New Hampshire Right to Work Bill Passes Committee
The bill could be voted on by the full House of Representatives next week
After defeating right to work in Colorado and Montana, New Hampshire’s right to work bill took another step forward last week. The bill SB-61, which has already passed the State Senate, made it through the House Labor Committee by an 11-9 vote.
SB-61 now heads to a vote by the full House of Representatives. The vote in the Labor Committee was along partisan lines with all Republicans voting for the bill and all Democrats voting against it. Republicans currently hold control of the House and New Hampshire’s Governor Chris Sununu is likely to sign the bill if it makes it to his desk.
Currently, 27 states are right to work, but if New Hampshire passed the bill they would become the first right-to-work state in the Northeast. The House could vote on the bill as early as next week when they meet for a session from April 7-9th.
At hearings earlier in the month, union leaders and Democratic representatives accused out of state interests of pushing the bill. Rep. Ben Baroody, D-Manchester, a lifelong union member and activist, said the purpose of the bill is to raise money from Granite Staters for the Virginia-based National Right-to-Work Committee.
“They have never done anything to help people in New Hampshire,” Baroody said. “They have never stopped a family from losing their home in foreclosure. They’ve never stopped a family from having their motor vehicle repossessed. They have never contributed morally, physically or financially to someone who lost a loved one. In New Hampshire, our working people and our union members are our community.”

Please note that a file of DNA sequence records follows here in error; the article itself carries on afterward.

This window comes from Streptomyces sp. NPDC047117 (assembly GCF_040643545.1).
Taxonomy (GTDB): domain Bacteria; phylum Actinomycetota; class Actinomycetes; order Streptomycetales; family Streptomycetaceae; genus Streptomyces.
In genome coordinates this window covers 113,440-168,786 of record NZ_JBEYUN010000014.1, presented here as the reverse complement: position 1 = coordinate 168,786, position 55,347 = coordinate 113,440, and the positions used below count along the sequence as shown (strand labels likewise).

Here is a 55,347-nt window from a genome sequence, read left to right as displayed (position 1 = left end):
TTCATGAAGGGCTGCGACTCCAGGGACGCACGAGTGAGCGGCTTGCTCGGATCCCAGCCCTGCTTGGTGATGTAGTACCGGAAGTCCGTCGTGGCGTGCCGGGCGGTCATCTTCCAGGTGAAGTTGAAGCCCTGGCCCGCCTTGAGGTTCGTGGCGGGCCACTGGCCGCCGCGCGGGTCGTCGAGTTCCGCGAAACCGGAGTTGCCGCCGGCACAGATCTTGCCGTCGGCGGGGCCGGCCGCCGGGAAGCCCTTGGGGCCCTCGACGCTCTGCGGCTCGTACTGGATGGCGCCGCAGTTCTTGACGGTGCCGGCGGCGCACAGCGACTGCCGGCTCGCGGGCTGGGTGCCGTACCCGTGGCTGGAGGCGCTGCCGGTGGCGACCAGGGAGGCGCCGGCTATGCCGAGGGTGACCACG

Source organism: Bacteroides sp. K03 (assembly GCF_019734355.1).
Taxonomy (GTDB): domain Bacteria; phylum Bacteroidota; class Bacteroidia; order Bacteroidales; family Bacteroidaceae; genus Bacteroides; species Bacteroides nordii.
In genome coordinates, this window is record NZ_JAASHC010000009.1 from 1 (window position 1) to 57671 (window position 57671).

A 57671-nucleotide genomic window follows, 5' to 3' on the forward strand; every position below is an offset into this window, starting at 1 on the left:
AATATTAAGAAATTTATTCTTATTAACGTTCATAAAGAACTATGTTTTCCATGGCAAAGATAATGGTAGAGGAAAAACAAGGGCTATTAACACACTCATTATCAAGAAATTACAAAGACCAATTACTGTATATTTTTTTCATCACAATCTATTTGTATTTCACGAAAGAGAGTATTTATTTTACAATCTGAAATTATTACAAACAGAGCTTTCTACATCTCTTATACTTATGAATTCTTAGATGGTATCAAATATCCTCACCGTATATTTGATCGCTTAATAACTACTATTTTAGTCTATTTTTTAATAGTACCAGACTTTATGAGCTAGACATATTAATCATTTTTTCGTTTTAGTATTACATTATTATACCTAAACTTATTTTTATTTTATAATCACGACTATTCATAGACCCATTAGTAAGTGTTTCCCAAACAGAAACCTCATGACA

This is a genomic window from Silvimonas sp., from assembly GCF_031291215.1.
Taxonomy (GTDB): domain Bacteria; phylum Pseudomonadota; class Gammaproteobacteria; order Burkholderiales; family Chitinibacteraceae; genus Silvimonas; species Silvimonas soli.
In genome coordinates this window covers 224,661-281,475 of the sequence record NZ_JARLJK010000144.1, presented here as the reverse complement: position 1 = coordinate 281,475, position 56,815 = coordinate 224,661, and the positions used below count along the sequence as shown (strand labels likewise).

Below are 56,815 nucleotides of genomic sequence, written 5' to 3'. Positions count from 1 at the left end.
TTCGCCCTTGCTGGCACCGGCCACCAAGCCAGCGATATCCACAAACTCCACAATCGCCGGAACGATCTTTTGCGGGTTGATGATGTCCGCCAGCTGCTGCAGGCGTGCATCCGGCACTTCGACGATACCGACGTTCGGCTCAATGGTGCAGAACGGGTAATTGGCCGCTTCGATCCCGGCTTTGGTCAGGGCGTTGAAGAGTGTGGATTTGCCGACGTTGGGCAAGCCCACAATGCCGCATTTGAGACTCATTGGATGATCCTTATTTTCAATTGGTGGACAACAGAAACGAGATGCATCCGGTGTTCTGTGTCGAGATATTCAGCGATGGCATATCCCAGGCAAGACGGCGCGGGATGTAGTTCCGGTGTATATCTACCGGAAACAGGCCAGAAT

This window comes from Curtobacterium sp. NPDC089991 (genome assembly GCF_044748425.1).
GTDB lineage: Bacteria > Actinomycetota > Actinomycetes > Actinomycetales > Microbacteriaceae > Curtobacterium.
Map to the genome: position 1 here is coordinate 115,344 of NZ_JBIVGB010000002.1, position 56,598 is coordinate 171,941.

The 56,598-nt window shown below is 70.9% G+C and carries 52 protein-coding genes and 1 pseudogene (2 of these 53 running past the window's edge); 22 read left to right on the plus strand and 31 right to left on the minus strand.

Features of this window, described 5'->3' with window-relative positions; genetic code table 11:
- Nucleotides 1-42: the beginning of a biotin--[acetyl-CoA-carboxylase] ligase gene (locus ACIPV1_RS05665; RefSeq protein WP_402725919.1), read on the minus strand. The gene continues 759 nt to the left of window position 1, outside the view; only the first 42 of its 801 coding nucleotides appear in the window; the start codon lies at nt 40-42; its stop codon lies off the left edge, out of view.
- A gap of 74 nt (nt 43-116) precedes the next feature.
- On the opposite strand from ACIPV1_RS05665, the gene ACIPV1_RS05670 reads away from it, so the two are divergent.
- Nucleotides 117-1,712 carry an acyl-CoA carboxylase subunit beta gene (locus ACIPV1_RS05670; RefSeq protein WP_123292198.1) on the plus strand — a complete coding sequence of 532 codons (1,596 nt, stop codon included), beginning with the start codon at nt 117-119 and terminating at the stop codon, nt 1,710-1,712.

New Hampshire AFL-CIO President Glenn Brackett also spoke saying "We have said it before, and we will say it again: ‘Right to work’ is wrong for New Hampshire, plain and simple. It deprives workers of their freedom to join together and form strong unions if they choose to. Today, the New Hampshire House Labor Committee not only chose to favor corporate interests over New Hampshire’s workers but also to allow further government intrusion into private business."
Faith leaders also spoke out against the bill calling it immoral. “Rarely have I seen a bill that is so avowedly immoral,” the Rev. John Gregory-Davis of the Meriden Congregational Church. “What are we afraid of? Are we afraid that if people have the right to organize for better working conditions, they’ll achieve them? I hope so.”
Republicans currently hold a 212-187 advantage over Democrats in the New Hampshire House of Representatives. A similar bill was defeated in 2017 when 32 Republicans decided to vote against the bill. Since 2017, many of those Republicans have left office or lost their seats making it unclear how many Republicans could vote against the bill.